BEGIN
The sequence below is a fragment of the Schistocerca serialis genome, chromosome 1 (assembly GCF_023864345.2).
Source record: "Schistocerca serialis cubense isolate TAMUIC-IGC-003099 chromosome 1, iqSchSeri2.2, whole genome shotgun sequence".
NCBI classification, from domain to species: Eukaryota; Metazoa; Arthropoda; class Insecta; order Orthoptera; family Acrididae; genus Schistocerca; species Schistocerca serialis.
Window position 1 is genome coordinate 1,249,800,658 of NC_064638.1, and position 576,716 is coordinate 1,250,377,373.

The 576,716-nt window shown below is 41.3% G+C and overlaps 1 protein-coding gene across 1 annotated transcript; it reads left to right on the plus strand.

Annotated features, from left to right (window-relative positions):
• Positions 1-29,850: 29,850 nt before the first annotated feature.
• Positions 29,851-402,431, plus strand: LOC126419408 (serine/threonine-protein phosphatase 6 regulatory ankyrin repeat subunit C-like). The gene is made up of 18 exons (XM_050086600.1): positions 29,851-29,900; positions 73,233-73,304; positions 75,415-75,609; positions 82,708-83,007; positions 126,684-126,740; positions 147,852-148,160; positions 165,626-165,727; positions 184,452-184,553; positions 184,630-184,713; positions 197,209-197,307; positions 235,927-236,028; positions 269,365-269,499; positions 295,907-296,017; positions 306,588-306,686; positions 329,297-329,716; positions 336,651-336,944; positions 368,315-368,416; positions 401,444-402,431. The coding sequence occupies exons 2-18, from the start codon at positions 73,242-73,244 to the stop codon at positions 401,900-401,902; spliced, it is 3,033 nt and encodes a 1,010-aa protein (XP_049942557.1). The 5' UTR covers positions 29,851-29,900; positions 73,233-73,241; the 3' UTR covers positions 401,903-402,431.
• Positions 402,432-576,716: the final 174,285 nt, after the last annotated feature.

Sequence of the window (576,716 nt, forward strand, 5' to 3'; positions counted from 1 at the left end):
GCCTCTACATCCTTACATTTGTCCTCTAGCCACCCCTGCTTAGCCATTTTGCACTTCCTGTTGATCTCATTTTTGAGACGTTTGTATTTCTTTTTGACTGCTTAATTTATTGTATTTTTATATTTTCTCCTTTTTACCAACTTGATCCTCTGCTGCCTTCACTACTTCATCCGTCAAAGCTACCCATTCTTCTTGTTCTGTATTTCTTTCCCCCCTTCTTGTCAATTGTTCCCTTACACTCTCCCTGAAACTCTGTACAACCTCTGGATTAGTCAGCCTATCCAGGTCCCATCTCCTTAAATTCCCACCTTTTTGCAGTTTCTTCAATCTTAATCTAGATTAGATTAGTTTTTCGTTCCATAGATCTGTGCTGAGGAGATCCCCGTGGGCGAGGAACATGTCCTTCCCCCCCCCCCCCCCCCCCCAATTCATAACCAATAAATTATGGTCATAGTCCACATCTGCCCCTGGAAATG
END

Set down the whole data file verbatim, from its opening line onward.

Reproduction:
The sequence below is a fragment of the Schistocerca serialis genome, chromosome 1 (assembly GCF_023864345.2).
Source record: "Schistocerca serialis cubense isolate TAMUIC-IGC-003099 chromosome 1, iqSchSeri2.2, whole genome shotgun sequence".
NCBI classification, from domain to species: Eukaryota; Metazoa; Arthropoda; class Insecta; order Orthoptera; family Acrididae; genus Schistocerca; species Schistocerca serialis.
Window position 1 is genome coordinate 1,249,800,658 of NC_064638.1, and position 576,716 is coordinate 1,250,377,373.

The 576,716-nt window shown below is 41.3% G+C and overlaps 1 protein-coding gene across 1 annotated transcript; it reads left to right on the plus strand.

Annotated features, from left to right (window-relative positions):
• Positions 1-29,850: 29,850 nt before the first annotated feature.
• Positions 29,851-402,431, plus strand: LOC126419408 (serine/threonine-protein phosphatase 6 regulatory ankyrin repeat subunit C-like). The gene is made up of 18 exons (XM_050086600.1): positions 29,851-29,900; positions 73,233-73,304; positions 75,415-75,609; positions 82,708-83,007; positions 126,684-126,740; positions 147,852-148,160; positions 165,626-165,727; positions 184,452-184,553; positions 184,630-184,713; positions 197,209-197,307; positions 235,927-236,028; positions 269,365-269,499; positions 295,907-296,017; positions 306,588-306,686; positions 329,297-329,716; positions 336,651-336,944; positions 368,315-368,416; positions 401,444-402,431. The coding sequence occupies exons 2-18, from the start codon at positions 73,242-73,244 to the stop codon at positions 401,900-401,902; spliced, it is 3,033 nt and encodes a 1,010-aa protein (XP_049942557.1). The 5' UTR covers positions 29,851-29,900; positions 73,233-73,241; the 3' UTR covers positions 401,903-402,431.
• Positions 402,432-576,716: the final 174,285 nt, after the last annotated feature.

Sequence of the window (576,716 nt, forward strand, 5' to 3'; positions counted from 1 at the left end):
GCCTCTACATCCTTACATTTGTCCTCTAGCCACCCCTGCTTAGCCATTTTGCACTTCCTGTTGATCTCATTTTTGAGACGTTTGTATTTCTTTTTGACTGCTTAATTTATTGTATTTTTATATTTTCTCCTTTTTACCAACTTGATCCTCTGCTGCCTTCACTACTTCATCCGTCAAAGCTACCCATTCTTCTTGTTCTGTATTTCTTTCCCCCCTTCTTGTCAATTGTTCCCTTACACTCTCCCTGAAACTCTGTACAACCTCTGGATTAGTCAGCCTATCCAGGTCCCATCTCCTTAAATTCCCACCTTTTTGCAGTTTCTTCAATCTTAATCTAGATTAGATTAGTTTTTCGTTCCATAGATCTGTGCTGAGGAGATCCCCGTGGGCGAGGAACATGTCCTTCCCCCCCCCCCCCCCCCCCCAATTCATAACCAATAAATTATGGTCATAGTCCACATCTGCCCCTGGAAATG